Partly explaining how struggling NBC wound up Monday night with the most viewers on the broadcast networks, it now turns out that the top-rated show of the night was not on broadcast television at all -- but on cable. TLC's 75-minute reality show Jon and Kate Plus 8recorded 9.8 million viewers, 4 million of whom were women 18-49, the target demographic for for the channel. Viewership was boosted by a slew of tabloid articles about the alleged marital infidelities of the couple featured on the show, Jon and Kate Gosselin, the parents of eight children. Today's (Wednesday) Los Angeles Timesobserved that TLC had been in the "awkward position" of trying not to appear that it was exploiting the free publicity. "The network had to rethink how to shoot the pilot to address all the attention, and the episode was literally in production justݖ hours before its premiere Monday night," the newspaper reported. Alan Sepinwall, the TV columnist for the Newark Star-Ledger observed, "TLC needs people to believe in the Gosselins as a functional, albeit bickering, couple for the show's cute, aspirational schtick to work." TLC is not the only one betting on the Gosselins. Celebrity magazines have reported an uptick in sales every time the couple and their children are featured. Their book, Multiple Bles8ings, has sold a stunning 272,000 copies in seven months. But David Hinkley commented in the New York Daily News, "It's hard to see how Monday night's sad, uncomfortable dance will create the kind of long-term television viewers really want to follow. ... "Watching an actual relationship deteriorate -- the cold silence, the simmering resentment, the little cruelties -- that's not much fun. And not very good television." However, Baltimore SunTV critic David Zurawik noted: "I suspect the prospect of seeing a marriage crack up brick by brick in front of your eyes is just the kind of reality-TV 'pleasure' that might keep some viewers tuning in week after week this season -- and some of the advertisers paying top cable dollar to be part of it. But not me."


AT&T has denied reports that it might have influenced the outcome of last week's American Idolfinale by providing free phones at Arkansas parties organized by fans of Kris Allen on the night of the vote. As first reported by the Arkansas Democrat-Gazettelast week, AT&T representatives attended the parties and showed guests how they could send 10 or more votes as test messages to the show's toll-free phone lines. (AT&T's cell phone network is the only one that can be used to cast votes for the Idolcontestants.) In a statement on Tuesday AT&T said, "In Arkansas, we were invited to attend the local watch parties organized by the community. A few local employees brought a small number of demo phones with them and provided texting tutorials to those who were interested." The New York Timesobserved today (Wednesday) that the use of so-called "power texts" for voting violates the show's voting rules which warns that blocks of votes cast via "technical enhancements" can be thrown out and that text voting is open only to AT&T subscribers.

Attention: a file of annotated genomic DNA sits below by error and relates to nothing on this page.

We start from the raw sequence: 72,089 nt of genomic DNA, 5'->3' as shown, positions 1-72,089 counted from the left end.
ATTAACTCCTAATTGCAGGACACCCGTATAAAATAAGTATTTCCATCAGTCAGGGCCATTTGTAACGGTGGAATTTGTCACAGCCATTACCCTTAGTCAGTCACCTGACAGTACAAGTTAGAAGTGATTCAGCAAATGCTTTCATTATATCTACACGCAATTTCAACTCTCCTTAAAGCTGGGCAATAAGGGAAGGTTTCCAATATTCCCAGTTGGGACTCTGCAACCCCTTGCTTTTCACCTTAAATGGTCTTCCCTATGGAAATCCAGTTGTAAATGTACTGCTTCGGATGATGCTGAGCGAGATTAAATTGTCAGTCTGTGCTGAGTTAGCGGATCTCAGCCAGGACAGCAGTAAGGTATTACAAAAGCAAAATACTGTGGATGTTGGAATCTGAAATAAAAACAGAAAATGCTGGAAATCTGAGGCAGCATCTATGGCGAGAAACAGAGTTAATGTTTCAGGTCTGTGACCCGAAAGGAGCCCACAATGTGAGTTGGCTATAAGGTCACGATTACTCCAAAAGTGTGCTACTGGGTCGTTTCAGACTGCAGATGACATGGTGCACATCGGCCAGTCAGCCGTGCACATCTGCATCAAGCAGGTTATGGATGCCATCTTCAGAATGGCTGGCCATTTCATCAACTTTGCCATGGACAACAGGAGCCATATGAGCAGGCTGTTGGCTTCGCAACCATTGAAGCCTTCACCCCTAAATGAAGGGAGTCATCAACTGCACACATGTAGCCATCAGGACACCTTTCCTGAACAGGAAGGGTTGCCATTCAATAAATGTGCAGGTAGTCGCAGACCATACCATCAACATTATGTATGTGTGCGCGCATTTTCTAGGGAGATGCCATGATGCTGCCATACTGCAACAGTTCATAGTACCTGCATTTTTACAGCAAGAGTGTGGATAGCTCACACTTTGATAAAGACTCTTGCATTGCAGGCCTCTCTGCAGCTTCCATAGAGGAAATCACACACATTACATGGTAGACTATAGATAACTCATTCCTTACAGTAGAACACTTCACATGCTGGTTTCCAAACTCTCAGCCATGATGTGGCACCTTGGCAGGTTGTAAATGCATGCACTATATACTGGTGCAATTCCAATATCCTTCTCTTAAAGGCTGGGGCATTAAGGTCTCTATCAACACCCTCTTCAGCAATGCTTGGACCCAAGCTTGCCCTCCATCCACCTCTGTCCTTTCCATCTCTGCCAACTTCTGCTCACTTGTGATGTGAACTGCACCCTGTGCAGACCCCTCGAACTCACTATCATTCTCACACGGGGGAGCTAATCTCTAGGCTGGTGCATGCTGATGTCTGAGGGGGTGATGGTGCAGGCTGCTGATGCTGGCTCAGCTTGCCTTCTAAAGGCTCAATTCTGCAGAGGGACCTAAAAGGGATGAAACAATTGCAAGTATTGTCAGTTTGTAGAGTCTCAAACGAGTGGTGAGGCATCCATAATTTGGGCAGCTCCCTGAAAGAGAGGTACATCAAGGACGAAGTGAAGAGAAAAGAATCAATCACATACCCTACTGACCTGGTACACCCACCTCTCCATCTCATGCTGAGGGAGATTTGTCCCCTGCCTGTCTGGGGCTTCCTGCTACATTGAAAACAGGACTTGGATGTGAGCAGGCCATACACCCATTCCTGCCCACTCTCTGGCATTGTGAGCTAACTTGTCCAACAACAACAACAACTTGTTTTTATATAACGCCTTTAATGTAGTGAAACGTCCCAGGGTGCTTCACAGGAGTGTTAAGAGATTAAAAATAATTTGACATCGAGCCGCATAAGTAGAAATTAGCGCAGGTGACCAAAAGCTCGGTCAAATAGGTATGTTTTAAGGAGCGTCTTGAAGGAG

Robert A. Schuller, who stepped down as co-host of The Hour of Powerlast October, citing "irreconcilable differences" with his father, televangelist "Robert H. Schuller, has joined a group that has acquired the AmericanLife TV Network, which, he said, will promote "family friendly" programming. Although ALN had previously been owned by the Unification Church, headed by the Rev. Sun Myung Moon, Schuller's partner, Chris Wyatt, founder of, told Broadcasting & Cablethat "we are not creating another religious network but rather a family-values channel." The trade publication said that Schuller will host a show on the revamped network that will presumably give some clue to the irreconcilable differences he had with his father. "I'm looking forward to pioneering a new definition of 'family-values' programming that speaks to all generations," he said.


Live drama is returning to British television for the first time in 25 years. Sky Arts, a channel of News Corp-controlled BSkyB, announced Tuesday that it plans to air six half-hour new plays weekly beginning July 8th under the banner "Sky Arts Theatre Live!" The creative company producing the plays is headed by artistic director Sandi Toksvig, who said in a statement, "For the first quarter-century of British Television drama was live. Live drama has a rawness and immediacy in which anything can and did happen ... Now Sky Arts brings back genuine 'reality' television -- drama as it happens, whatever happens. Vibrant, immediate, warts and all." A handful of attempts have been made in the U.S. in the recent past to revive live TV drama, most notably a live episode of E.R.that aired in 1997. While the show received much critical praise, no subsequent live episode of the series was ever aired.